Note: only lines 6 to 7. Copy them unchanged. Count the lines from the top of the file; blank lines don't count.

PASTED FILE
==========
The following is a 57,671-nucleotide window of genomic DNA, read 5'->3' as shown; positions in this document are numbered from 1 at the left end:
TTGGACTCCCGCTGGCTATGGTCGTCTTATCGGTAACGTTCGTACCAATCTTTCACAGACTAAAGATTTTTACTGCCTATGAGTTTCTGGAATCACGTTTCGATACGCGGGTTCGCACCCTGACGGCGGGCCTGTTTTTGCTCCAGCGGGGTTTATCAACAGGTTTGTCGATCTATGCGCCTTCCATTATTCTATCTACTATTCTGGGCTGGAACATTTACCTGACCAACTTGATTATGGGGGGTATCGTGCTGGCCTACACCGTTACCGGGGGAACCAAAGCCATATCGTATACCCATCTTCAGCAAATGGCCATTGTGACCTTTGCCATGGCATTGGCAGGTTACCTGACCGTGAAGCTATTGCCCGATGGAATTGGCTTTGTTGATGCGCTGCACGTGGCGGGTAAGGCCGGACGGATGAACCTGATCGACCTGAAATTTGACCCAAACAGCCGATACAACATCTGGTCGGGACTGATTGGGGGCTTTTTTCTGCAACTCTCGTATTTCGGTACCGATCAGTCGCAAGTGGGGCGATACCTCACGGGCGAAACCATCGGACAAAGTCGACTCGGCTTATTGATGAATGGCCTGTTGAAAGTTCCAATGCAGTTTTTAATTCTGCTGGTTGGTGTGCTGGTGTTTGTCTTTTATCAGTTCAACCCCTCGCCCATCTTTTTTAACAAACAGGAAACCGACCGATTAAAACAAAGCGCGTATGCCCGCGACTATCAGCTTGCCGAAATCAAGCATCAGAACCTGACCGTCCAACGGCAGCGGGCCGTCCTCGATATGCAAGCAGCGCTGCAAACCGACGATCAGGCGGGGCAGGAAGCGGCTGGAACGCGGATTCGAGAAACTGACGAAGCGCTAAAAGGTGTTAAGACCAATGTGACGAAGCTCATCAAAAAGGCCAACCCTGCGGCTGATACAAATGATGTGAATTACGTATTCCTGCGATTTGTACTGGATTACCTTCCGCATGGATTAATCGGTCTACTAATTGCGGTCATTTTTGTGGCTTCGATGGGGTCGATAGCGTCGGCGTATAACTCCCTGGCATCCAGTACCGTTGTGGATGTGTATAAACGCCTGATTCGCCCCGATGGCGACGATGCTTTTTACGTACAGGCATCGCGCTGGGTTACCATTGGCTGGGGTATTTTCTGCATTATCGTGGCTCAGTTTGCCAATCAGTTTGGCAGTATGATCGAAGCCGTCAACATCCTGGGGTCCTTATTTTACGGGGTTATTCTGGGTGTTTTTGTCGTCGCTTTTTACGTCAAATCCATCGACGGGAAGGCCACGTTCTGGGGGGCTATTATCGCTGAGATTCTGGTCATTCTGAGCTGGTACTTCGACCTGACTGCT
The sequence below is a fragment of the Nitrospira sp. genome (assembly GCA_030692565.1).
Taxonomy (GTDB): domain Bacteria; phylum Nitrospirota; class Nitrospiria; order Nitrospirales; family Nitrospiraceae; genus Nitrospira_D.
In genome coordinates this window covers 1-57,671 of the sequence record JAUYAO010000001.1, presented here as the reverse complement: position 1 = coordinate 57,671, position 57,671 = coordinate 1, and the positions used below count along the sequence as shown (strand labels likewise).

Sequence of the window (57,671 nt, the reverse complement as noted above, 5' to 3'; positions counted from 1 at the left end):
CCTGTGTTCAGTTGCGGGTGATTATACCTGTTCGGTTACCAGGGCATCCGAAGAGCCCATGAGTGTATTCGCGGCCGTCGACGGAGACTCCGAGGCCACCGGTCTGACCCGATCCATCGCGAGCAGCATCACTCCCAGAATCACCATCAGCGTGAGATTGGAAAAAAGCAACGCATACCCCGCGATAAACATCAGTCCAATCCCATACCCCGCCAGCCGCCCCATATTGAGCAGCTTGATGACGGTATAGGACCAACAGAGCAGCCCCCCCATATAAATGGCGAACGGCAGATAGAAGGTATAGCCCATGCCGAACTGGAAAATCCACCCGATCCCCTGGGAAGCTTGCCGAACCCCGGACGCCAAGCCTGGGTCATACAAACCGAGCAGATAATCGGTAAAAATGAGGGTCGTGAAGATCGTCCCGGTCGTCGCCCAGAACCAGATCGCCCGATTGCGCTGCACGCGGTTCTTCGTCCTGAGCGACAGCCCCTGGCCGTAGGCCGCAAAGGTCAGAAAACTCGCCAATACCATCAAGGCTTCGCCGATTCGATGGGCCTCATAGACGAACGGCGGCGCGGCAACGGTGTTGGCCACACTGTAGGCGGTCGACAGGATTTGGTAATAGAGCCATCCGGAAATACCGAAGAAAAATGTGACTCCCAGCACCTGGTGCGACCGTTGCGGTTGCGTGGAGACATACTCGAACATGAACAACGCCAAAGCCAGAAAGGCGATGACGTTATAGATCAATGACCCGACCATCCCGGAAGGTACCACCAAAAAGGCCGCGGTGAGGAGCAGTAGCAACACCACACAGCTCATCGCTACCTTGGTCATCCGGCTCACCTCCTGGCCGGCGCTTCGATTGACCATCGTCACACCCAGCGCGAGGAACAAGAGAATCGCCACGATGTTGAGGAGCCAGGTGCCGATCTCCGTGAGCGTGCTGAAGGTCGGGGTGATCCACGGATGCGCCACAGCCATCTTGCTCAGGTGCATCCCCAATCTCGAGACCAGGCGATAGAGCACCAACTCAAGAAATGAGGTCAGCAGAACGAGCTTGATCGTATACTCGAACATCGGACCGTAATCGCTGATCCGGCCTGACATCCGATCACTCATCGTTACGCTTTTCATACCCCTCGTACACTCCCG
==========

Sequence of the window (57,671 nt, the reverse complement as noted above, 5' to 3'; positions counted from 1 at the left end):
CCTGTGTTCAGTTGCGGGTGATTATACCTGTTCGGTTACCAGGGCATCCGAAGAGCCCATGAGTGTATTCGCGGCCGTCGACGGAGACTCCGAGGCCACCGGTCTGACCCGATCCATCGCGAGCAGCATCACTCCCAGAATCACCATCAGCGTGAGATTGGAAAAAAGCAACGCATACCCCGCGATAAACATCAGTCCAATCCCATACCCCGCCAGCCGCCCCATATTGAGCAGCTTGATGACGGTATAGGACCAACAGAGCAGCCCCCCCATATAAATGGCGAACGGCAGATAGAAGGTATAGCCCATGCCGAACTGGAAAATCCACCCGATCCCCTGGGAAGCTTGCCGAACCCCGGACGCCAAGCCTGGGTCATACAAACCGAGCAGATAATCGGTAAAAATGAGGGTCGTGAAGATCGTCCCGGTCGTCGCCCAGAACCAGATCGCCCGATTGCGCTGCACGCGGTTCTTCGTCCTGAGCGACAGCCCCTGGCCGTAGGCCGCAAAGGTCAGAAAACTCGCCAATACCATCAAGGCTTCGCCGATTCGATGGGCCTCATAGACGAACGGCGGCGCGGCAACGGTGTTGGCCACACTGTAGGCGGTCGACAGGATTTGGTAATAGAGCCATCCGGAAATACCGAAGAAAAATGTGACTCCCAGCACCTGGTGCGACCGTTGCGGTTGCGTGGAGACATACTCGAACATGAACAACGCCAAAGCCAGAAAGGCGATGACGTTATAGATCAATGACCCGACCATCCCGGAAGGTACCACCAAAAAGGCCGCGGTGAGGAGCAGTAGCAACACCACACAGCTCATCGCTACCTTGGTCATCCGGCTCACCTCCTGGCCGGCGCTTCGATTGACCATCGTCACACCCAGCGCGAGGAACAAGAGAATCGCCACGATGTTGAGGAGCCAGGTGCCGATCTCCGTGAGCGTGCTGAAGGTCGGGGTGATCCACGGATGCGCCACAGCCATCTTGCTCAGGTGCATCCCCAATCTCGAGACCAGGCGATAGAGCACCAACTCAAGAAATGAGGTCAGCAGAACGAGCTTGATCGTATACTCGAACATCGGACCGTAATCGCTGATCCGGCCTGACATCCGATCACTCATCGTTACGCTTTTCATACCCCTCGTACACTCCCG